Mikić, Marijana (2017):
"Environment and Emotion in The Revenant: A Cognitive Approach." Eds. Day, Brendan; Gileva, Maria; Hoang, Jenny; Lyle, Caroline; Ocvirk, Maša; Pekár, Adam; Ramacher, Anna-Krystina; Schadewaldt, Annika M.; Shao, Jingya; Schubert, Stefan; Wollmann, Nadine; Zielinski, Boris Alfred Artur. aspeers 10: 77-92.
Journal Article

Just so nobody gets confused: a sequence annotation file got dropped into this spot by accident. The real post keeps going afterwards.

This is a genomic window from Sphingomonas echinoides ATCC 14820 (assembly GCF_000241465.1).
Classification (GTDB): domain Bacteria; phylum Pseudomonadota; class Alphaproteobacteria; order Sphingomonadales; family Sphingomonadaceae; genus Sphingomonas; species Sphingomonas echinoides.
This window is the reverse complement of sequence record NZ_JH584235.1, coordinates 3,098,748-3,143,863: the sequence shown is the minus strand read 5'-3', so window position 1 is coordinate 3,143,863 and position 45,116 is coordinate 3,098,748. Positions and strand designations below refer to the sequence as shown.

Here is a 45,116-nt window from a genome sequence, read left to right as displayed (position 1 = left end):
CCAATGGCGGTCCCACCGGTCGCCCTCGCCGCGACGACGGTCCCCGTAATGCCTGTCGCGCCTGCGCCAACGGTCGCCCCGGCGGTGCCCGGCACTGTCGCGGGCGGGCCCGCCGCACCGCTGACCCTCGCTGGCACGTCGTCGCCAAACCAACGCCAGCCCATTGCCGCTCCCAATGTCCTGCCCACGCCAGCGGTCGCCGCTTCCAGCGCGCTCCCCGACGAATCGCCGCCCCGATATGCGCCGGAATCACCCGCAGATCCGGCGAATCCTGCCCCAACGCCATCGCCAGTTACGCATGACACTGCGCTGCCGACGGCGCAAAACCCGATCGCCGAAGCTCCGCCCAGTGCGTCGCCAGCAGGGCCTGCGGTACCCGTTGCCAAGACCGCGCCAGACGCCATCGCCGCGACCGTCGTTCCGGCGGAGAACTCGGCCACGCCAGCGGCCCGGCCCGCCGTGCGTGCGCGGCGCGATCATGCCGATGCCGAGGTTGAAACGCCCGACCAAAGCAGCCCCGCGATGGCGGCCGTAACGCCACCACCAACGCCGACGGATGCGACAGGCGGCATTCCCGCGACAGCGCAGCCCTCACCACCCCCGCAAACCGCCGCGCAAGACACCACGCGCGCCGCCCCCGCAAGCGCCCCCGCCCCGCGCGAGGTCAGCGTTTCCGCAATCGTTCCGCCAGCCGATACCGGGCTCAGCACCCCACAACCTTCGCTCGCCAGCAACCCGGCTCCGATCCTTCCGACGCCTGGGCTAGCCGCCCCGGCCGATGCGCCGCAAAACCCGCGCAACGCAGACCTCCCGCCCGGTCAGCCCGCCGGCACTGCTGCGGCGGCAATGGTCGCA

This paper investigates the role of the environment in cuing spectator emotions in The Revenant. In order to analyze how the environment is portrayed to evoke emotional responses, this article utilizes a cognitive approach toward film. One important way in which this process works is through the protagonist’s experience of his surroundings. By following Hugh Glass on his journey through the wilderness, the viewer shares his experience of it and responds emotionally in a congruent way: with terror, fear, and compassion as well as with curiosity and genuine interest in nature. However, The Revenant additionally encourages a different set of emotions toward the wilderness that are not connected to Glass’s fate or desires. Spectators are invited to feel emotions toward the environment per se, both in The Revenant and in real life. Cutaways to fascinating shots of unspoiled wilderness invite contemplation about the human impact on natural life and the lack of willingness to change harmful behavior ever since the beginnings of environmental exploitation as depicted in The Revenant. The latter emotions can nevertheless not be regarded as independent from the narrative but rather as part of the cinematic experience, since they are evoked within the context of the film.